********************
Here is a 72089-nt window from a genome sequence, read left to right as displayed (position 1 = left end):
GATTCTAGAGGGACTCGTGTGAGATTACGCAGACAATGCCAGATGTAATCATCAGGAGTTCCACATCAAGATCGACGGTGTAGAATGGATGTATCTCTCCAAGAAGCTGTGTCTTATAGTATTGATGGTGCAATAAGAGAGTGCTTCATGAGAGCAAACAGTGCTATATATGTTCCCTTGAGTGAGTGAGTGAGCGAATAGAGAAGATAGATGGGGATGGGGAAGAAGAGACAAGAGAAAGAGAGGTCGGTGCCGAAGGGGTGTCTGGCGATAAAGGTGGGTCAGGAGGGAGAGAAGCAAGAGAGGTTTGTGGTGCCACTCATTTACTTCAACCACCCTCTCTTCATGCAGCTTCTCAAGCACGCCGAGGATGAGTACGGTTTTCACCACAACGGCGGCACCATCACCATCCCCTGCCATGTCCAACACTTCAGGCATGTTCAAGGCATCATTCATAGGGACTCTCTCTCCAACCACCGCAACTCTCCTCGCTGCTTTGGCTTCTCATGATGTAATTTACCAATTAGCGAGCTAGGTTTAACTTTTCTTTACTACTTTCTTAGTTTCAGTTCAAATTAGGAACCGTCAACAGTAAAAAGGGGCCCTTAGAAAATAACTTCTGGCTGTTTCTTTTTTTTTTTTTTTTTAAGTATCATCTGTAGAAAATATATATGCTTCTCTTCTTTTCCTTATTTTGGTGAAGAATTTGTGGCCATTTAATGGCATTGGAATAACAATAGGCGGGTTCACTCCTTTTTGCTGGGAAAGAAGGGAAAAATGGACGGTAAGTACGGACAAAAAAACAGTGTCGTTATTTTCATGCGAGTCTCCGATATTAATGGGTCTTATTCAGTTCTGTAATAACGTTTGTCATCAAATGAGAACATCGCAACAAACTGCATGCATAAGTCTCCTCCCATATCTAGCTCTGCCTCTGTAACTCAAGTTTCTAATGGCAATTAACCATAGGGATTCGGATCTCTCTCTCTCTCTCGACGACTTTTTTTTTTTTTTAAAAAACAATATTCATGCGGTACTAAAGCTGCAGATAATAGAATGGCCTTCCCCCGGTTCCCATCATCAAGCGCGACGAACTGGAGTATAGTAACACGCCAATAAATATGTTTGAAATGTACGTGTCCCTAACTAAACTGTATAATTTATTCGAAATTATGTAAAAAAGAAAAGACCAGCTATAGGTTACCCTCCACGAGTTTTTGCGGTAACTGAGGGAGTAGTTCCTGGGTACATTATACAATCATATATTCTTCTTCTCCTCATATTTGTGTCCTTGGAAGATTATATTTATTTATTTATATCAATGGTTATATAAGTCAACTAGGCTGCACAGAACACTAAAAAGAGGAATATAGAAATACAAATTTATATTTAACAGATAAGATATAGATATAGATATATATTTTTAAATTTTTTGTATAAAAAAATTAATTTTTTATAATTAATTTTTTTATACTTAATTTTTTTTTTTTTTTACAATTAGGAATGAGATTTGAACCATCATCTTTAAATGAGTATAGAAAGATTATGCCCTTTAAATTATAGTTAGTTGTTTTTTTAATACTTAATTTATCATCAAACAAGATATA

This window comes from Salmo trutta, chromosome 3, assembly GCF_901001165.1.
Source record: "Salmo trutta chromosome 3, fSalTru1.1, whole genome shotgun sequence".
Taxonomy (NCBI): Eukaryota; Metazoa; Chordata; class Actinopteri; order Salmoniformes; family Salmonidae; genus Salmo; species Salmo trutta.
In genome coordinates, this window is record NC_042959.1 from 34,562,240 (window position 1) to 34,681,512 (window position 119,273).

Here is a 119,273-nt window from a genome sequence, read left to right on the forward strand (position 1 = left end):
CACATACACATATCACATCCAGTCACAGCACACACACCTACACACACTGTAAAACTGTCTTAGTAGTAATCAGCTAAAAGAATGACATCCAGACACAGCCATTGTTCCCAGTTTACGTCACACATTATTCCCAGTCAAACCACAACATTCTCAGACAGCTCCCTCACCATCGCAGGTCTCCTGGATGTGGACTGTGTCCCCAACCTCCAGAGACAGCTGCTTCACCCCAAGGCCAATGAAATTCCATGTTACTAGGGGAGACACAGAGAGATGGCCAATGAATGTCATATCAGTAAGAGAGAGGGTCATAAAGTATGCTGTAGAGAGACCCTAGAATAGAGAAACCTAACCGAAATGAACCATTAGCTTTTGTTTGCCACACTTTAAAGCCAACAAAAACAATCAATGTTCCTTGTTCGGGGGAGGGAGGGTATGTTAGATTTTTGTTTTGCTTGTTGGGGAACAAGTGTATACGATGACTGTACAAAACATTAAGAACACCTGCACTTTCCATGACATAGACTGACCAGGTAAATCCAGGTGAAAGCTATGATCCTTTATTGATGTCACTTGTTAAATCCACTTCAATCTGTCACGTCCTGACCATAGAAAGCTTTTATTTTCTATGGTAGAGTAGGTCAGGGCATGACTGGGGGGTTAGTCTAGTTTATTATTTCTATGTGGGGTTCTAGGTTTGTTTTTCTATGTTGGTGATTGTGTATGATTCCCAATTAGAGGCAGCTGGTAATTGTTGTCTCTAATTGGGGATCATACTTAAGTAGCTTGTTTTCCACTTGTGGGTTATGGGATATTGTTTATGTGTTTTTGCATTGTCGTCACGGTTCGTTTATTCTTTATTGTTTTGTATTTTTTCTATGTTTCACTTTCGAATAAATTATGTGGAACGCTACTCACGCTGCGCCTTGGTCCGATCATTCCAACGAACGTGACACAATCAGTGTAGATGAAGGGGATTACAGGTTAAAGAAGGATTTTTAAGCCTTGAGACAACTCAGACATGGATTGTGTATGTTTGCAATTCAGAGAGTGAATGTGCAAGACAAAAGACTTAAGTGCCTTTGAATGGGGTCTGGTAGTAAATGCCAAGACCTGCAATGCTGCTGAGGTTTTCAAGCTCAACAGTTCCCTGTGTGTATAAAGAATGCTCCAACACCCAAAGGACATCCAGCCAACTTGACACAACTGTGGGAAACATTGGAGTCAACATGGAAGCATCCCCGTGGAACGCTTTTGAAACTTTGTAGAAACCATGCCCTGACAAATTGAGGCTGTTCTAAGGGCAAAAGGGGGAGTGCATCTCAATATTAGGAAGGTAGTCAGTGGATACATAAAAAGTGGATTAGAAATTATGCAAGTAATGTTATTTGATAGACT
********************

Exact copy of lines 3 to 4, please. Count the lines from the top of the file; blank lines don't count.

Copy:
This window comes from Salmo trutta, chromosome 3, assembly GCF_901001165.1.
Source record: "Salmo trutta chromosome 3, fSalTru1.1, whole genome shotgun sequence".